Debunking a Day 2 Story: Could the Rams Really Take Kyle Rudolph?

Josh McDaniels McDaniels overdrafting tight ends? Would ne-e-e-e-e-ever happen.

High on the list of Day Two needs and wish list items for the Rams: defensive tackle, outside linebacker, running back, wide receiver. Nowhere to be found on that list of offensive weapons, though, is tight end. I mean, why would there be, with three already on the roster in Hoomanawanui, Onobun and Bajema, and Daniel Fells just a phone call away from re-signing? 

And yet, several second-round re-mocks have the Rams selecting Notre Dame TE Kyle Rudolph at pick 45. Great value, I suppose, but is it worth taking the “best player available” if there isn’t a need? Especially when the McDaniels offense has been notoriously punishing to the tight end position?

I brought the question to Shane Hallam, who seems like a pretty smart guy, and I’m not just saying that because he graded our Mock Three draft and gave us an “A-.” (Okay, maybe I am, a little. But he is legitimately a smart guy.) Here is a snapshot of our exchange:

RamsHerd: Kyle Rudolph won’t be a popular pick in STL. Do you think the “McD doesn’t use TEs” argument is a red herring?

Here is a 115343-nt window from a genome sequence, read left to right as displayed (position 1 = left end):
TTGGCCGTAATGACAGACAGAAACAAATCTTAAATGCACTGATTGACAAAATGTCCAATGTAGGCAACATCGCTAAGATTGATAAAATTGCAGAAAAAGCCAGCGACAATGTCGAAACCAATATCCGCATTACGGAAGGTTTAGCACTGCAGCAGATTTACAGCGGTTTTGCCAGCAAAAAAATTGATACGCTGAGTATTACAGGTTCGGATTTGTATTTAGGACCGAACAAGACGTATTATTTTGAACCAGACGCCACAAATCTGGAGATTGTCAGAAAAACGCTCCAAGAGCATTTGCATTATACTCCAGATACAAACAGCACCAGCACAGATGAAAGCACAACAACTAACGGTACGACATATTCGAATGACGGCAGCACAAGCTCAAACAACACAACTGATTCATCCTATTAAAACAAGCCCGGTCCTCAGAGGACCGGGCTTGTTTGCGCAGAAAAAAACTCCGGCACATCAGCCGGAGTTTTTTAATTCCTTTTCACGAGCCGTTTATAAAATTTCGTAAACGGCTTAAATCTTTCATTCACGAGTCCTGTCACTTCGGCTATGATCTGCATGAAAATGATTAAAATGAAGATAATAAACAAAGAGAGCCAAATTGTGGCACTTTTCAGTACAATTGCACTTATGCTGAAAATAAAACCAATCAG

Hallam: I do. If he had a “complete” TE, he would use him. Will it happen? Probably not, but I bet Rudolph is on the Rams’ board.

RamsHerd: [Rationalizing] Rudolph would probably be the best pass-catching TE McD has seen at the pro level… solid red zone threat as well….

Hallam: Yup, and McDaniels DOES like TEs who block. See draft picks in Denver.

(Ouch, that’s a knife in the gut for Broncos fans, who watched McDaniels use one of the high draft picks obtained in the Jay Cutler trade to trade up for a block-only tight end in 2009’s draft. It’s one of the litany of bulletpoints at

But the larger point is that the trend of Tight Ends suffering under McDaniels has to be looked at in context of the talent at hand. In retrospect, the declining value of Ben Watson’s offense in New England could be looked at like this: “McD originally saw a weapon that needed to be utilized to open up the middle of the field, but his perception of Watson changed over time. The guy had hands of stone, and the Patriots added a much more potent interior threat in the name of Wes Welker. Feeding Watson over Welker would have been a firable offense, though he continued to use Watson in the offense to mix things up.”

Of course, that makes for a nice story if you desperately want to justify the value of Rudolph, the best TE in the draft, to the Rams. But desperation and draft day seldom mix with pleasant results.